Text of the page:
Outsourcing grows in popularity

Worldwide spending on information systems (IS) outsourcing services reached more than $68 billion in 2002. This figure is expected to surpass $99 billion by 2007 as companies attempt to cut costs and tackle staff shortages.

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By  Matthew Southwell Published  April 6, 2003

Worldwide spending on information systems (IS) outsourcing services reached more than $68 billion in 2002, according to IDC. Furthermore, this figure is expected to surpass $99 billion by 2007 as an increasing number of companies outsource their IT requirements to stabilise costs and overcome staff shortages.

"As companies worldwide deal with dynamic technological and economic changes, outsourcing is increasingly viewed as an attractive operational alternative and a source of competitive advantage,” says Cynthia Doyle, program manager for IT Outsourcing and Utility Services research at IDC.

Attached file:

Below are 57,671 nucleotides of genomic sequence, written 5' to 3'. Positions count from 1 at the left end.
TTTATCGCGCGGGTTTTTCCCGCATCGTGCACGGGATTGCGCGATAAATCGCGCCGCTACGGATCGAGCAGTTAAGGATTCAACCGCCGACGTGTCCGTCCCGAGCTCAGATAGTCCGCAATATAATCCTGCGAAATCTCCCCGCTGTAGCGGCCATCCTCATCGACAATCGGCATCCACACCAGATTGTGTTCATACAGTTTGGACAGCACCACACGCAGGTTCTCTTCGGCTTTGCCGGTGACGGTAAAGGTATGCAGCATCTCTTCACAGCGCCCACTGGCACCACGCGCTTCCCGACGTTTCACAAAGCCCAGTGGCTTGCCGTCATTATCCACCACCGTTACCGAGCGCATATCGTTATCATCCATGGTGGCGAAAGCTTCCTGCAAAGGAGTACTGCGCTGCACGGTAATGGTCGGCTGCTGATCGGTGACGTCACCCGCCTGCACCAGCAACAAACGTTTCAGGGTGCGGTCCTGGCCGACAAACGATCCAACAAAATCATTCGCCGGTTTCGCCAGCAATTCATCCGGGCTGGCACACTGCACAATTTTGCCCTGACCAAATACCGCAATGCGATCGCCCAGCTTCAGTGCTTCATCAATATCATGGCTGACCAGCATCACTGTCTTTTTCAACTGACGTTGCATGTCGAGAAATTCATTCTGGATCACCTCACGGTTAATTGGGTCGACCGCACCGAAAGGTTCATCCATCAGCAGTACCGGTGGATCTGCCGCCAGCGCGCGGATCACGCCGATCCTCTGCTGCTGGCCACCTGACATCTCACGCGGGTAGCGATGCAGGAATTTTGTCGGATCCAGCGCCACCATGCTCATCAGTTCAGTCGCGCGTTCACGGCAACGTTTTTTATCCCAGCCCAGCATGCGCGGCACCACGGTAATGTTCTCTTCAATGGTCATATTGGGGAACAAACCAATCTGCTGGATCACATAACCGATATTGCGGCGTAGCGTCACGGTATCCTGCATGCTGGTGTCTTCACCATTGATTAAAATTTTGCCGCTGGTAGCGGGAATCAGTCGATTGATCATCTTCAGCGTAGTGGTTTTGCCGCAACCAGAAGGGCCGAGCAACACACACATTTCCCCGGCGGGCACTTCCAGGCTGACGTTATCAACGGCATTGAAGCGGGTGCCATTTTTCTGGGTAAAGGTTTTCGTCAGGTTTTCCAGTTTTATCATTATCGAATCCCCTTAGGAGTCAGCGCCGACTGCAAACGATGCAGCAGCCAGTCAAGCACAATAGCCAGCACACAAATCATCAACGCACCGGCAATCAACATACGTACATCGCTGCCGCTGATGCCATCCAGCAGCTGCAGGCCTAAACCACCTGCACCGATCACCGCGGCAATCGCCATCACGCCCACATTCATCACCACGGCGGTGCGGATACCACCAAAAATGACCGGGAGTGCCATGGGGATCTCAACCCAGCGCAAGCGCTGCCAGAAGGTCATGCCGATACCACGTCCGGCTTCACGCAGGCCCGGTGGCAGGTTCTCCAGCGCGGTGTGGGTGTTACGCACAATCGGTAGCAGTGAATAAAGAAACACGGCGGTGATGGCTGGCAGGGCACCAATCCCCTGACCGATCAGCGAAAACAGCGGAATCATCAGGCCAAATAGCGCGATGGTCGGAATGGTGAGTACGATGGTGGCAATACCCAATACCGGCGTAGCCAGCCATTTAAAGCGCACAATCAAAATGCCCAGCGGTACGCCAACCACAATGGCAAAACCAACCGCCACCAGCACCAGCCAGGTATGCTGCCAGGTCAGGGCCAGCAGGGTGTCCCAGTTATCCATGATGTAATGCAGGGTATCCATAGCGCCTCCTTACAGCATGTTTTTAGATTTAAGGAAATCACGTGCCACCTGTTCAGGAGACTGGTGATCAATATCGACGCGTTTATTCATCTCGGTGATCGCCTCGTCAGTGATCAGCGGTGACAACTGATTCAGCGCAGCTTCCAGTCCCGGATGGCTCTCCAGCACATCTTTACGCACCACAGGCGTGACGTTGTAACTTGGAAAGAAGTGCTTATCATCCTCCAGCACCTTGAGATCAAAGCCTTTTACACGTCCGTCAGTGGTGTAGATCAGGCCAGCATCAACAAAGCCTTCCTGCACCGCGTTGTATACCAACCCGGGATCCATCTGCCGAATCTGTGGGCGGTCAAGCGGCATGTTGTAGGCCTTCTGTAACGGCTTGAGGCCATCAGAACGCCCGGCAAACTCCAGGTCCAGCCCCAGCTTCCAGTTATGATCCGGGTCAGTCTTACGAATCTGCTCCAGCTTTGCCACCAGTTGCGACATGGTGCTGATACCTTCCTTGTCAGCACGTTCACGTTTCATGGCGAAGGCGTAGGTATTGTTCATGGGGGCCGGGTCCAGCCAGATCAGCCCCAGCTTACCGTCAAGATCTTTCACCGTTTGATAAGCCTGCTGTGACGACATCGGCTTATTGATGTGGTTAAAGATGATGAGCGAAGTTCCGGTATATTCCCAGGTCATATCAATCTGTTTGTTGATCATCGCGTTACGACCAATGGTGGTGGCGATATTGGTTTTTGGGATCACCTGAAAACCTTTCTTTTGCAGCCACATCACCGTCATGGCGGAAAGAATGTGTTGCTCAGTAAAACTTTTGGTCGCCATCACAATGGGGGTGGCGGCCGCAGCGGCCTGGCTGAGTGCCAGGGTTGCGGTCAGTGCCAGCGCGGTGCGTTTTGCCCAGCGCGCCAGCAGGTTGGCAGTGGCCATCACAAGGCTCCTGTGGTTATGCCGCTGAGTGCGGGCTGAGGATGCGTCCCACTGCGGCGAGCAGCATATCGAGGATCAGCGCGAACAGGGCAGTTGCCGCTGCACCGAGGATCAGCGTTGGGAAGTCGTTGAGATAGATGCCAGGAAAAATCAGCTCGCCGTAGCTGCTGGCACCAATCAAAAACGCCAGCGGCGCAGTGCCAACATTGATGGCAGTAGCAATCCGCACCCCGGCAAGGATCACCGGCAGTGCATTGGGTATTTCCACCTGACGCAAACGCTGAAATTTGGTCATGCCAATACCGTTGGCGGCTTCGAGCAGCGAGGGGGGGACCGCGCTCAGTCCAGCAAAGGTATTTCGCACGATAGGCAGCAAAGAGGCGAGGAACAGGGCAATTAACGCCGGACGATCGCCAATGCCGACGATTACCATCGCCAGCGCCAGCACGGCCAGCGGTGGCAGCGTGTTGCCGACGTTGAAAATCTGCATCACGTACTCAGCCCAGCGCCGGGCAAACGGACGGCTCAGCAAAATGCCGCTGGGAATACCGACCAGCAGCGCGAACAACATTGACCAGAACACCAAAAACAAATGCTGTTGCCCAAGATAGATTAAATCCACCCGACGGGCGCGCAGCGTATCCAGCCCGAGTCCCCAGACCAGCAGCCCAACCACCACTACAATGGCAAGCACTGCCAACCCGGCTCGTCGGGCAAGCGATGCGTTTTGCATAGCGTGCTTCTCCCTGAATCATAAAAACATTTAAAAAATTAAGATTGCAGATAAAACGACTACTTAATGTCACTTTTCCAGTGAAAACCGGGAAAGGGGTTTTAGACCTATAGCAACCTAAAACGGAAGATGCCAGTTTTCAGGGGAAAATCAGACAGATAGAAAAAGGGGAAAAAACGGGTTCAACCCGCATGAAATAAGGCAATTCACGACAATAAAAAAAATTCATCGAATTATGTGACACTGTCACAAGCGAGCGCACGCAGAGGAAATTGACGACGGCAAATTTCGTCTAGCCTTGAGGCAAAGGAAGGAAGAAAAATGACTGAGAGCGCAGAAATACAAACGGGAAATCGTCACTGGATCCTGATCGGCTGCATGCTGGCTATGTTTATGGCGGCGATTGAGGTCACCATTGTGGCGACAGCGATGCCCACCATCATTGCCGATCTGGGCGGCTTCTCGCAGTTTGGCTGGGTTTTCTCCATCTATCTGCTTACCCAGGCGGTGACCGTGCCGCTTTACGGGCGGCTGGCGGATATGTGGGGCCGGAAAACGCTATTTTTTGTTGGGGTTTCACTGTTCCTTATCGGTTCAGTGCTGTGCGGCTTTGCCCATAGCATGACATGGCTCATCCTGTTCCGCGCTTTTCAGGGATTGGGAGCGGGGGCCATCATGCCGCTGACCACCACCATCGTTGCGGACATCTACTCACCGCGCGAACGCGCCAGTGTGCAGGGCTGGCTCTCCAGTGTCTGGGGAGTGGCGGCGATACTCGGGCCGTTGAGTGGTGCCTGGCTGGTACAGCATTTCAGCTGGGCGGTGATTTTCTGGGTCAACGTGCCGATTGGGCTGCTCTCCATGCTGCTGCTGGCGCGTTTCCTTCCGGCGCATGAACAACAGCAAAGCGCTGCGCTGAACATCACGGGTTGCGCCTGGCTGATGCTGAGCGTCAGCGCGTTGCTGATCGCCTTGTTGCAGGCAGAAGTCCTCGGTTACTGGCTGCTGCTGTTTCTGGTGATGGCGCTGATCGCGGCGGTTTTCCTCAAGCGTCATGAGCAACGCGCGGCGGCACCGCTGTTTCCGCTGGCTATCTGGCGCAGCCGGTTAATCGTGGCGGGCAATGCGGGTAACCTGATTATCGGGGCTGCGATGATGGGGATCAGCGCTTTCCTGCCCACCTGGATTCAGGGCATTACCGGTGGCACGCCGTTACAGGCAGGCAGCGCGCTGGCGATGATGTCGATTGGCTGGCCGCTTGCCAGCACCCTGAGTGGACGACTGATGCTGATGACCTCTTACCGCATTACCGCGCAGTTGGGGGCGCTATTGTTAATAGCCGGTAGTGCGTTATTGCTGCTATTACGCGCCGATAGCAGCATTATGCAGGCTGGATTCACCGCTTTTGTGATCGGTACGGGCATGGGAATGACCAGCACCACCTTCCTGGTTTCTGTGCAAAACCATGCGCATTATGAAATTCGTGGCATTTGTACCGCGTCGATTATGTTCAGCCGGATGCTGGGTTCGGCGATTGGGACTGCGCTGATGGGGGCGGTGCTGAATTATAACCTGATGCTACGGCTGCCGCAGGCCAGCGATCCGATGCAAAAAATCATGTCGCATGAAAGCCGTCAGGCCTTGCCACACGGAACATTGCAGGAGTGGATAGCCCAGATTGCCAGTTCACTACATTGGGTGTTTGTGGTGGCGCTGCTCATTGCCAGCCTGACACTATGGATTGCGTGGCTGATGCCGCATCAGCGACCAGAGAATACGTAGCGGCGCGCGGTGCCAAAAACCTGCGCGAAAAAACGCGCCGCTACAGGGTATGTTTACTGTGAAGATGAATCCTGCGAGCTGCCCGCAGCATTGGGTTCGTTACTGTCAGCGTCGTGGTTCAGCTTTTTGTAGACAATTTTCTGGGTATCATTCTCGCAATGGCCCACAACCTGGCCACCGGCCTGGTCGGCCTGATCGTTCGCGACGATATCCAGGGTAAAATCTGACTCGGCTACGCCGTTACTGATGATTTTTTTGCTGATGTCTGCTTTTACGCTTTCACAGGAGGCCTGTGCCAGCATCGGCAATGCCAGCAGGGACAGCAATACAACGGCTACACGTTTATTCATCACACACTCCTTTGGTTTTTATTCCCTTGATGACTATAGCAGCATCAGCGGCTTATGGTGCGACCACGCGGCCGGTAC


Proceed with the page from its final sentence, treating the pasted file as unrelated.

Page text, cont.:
“Companies around the world are turning to outsourcing to help reduce or stabilise costs, access advanced technology, compensate for a lack of skilled IT workers, improve business efficiency, meet earning projections, tie technology to business value, and remain competitive in the global marketplace," she adds.

IDC’s research shows that the US currently represents the strongest outsourcing market in the world in 2002, accounting for about 45% of all IS outsourcing spending. Countries in Asia/Pacific spent the least on IS outsourcing services, but the analyst house predicts that they will experience the highest spending growth through 2007, with a compound annual growth rate (CAGR) of 9.2%.

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